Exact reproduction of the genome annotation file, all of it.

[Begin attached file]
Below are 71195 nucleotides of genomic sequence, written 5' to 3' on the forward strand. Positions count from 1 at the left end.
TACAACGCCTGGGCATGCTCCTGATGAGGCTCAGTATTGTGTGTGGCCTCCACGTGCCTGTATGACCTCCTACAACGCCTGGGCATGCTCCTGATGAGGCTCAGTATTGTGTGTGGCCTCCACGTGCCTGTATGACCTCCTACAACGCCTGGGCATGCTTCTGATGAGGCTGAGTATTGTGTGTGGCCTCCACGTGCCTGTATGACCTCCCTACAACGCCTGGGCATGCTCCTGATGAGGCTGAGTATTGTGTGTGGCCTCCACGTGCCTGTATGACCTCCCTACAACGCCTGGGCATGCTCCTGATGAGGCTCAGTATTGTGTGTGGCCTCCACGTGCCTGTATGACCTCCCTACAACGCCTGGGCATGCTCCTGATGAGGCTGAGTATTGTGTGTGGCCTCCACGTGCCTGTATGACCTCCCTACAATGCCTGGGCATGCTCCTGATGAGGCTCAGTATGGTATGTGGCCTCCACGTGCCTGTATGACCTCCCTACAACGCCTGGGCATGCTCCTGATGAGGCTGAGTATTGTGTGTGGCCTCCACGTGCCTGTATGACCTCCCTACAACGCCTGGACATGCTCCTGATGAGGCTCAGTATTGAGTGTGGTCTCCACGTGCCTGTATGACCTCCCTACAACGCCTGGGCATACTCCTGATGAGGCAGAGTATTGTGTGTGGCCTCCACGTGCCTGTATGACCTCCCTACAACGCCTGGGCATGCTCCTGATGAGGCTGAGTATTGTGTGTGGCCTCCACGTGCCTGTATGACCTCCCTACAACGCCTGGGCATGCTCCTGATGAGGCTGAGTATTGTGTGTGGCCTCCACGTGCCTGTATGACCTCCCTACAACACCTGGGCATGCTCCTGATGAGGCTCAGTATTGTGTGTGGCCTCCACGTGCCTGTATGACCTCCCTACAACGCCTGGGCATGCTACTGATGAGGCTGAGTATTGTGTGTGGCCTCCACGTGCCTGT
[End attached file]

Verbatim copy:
Below are 71195 nucleotides of genomic sequence, written 5' to 3' on the forward strand. Positions count from 1 at the left end.
TACAACGCCTGGGCATGCTCCTGATGAGGCTCAGTATTGTGTGTGGCCTCCACGTGCCTGTATGACCTCCTACAACGCCTGGGCATGCTCCTGATGAGGCTCAGTATTGTGTGTGGCCTCCACGTGCCTGTATGACCTCCTACAACGCCTGGGCATGCTTCTGATGAGGCTGAGTATTGTGTGTGGCCTCCACGTGCCTGTATGACCTCCCTACAACGCCTGGGCATGCTCCTGATGAGGCTGAGTATTGTGTGTGGCCTCCACGTGCCTGTATGACCTCCCTACAACGCCTGGGCATGCTCCTGATGAGGCTCAGTATTGTGTGTGGCCTCCACGTGCCTGTATGACCTCCCTACAACGCCTGGGCATGCTCCTGATGAGGCTGAGTATTGTGTGTGGCCTCCACGTGCCTGTATGACCTCCCTACAATGCCTGGGCATGCTCCTGATGAGGCTCAGTATGGTATGTGGCCTCCACGTGCCTGTATGACCTCCCTACAACGCCTGGGCATGCTCCTGATGAGGCTGAGTATTGTGTGTGGCCTCCACGTGCCTGTATGACCTCCCTACAACGCCTGGACATGCTCCTGATGAGGCTCAGTATTGAGTGTGGTCTCCACGTGCCTGTATGACCTCCCTACAACGCCTGGGCATACTCCTGATGAGGCAGAGTATTGTGTGTGGCCTCCACGTGCCTGTATGACCTCCCTACAACGCCTGGGCATGCTCCTGATGAGGCTGAGTATTGTGTGTGGCCTCCACGTGCCTGTATGACCTCCCTACAACGCCTGGGCATGCTCCTGATGAGGCTGAGTATTGTGTGTGGCCTCCACGTGCCTGTATGACCTCCCTACAACACCTGGGCATGCTCCTGATGAGGCTCAGTATTGTGTGTGGCCTCCACGTGCCTGTATGACCTCCCTACAACGCCTGGGCATGCTACTGATGAGGCTGAGTATTGTGTGTGGCCTCCACGTGCCTGT